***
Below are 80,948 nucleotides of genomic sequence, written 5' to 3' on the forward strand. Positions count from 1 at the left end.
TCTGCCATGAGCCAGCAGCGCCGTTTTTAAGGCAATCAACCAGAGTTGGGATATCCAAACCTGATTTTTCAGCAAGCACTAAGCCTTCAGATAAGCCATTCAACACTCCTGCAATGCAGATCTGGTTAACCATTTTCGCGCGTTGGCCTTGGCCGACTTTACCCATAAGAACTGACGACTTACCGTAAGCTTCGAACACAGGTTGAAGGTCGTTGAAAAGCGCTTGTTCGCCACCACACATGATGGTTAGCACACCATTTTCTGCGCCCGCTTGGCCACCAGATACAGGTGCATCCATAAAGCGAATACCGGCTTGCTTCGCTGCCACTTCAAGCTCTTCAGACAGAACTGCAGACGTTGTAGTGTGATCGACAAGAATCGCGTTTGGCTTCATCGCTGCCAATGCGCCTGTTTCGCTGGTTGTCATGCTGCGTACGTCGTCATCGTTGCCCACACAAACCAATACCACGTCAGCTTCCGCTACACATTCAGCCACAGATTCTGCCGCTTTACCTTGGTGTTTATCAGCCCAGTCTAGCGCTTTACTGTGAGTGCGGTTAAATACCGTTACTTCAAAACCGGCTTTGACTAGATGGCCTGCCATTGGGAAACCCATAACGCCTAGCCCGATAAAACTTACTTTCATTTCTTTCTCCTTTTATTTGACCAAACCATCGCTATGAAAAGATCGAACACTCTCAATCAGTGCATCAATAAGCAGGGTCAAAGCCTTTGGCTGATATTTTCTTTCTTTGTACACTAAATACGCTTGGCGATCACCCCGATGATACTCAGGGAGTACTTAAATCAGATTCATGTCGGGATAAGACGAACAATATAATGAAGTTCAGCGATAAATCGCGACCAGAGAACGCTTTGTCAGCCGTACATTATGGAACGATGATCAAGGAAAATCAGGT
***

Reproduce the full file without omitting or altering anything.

Below are 80,948 nucleotides of genomic sequence, written 5' to 3' on the forward strand. Positions count from 1 at the left end.
TCTGCCATGAGCCAGCAGCGCCGTTTTTAAGGCAATCAACCAGAGTTGGGATATCCAAACCTGATTTTTCAGCAAGCACTAAGCCTTCAGATAAGCCATTCAACACTCCTGCAATGCAGATCTGGTTAACCATTTTCGCGCGTTGGCCTTGGCCGACTTTACCCATAAGAACTGACGACTTACCGTAAGCTTCGAACACAGGTTGAAGGTCGTTGAAAAGCGCTTGTTCGCCACCACACATGATGGTTAGCACACCATTTTCTGCGCCCGCTTGGCCACCAGATACAGGTGCATCCATAAAGCGAATACCGGCTTGCTTCGCTGCCACTTCAAGCTCTTCAGACAGAACTGCAGACGTTGTAGTGTGATCGACAAGAATCGCGTTTGGCTTCATCGCTGCCAATGCGCCTGTTTCGCTGGTTGTCATGCTGCGTACGTCGTCATCGTTGCCCACACAAACCAATACCACGTCAGCTTCCGCTACACATTCAGCCACAGATTCTGCCGCTTTACCTTGGTGTTTATCAGCCCAGTCTAGCGCTTTACTGTGAGTGCGGTTAAATACCGTTACTTCAAAACCGGCTTTGACTAGATGGCCTGCCATTGGGAAACCCATAACGCCTAGCCCGATAAAACTTACTTTCATTTCTTTCTCCTTTTATTTGACCAAACCATCGCTATGAAAAGATCGAACACTCTCAATCAGTGCATCAATAAGCAGGGTCAAAGCCTTTGGCTGATATTTTCTTTCTTTGTACACTAAATACGCTTGGCGATCACCCCGATGATACTCAGGGAGTACTTAAATCAGATTCATGTCGGGATAAGACGAACAATATAATGAAGTTCAGCGATAAATCGCGACCAGAGAACGCTTTGTCAGCCGTACATTATGGAACGATGATCAAGGAAAATCAGGT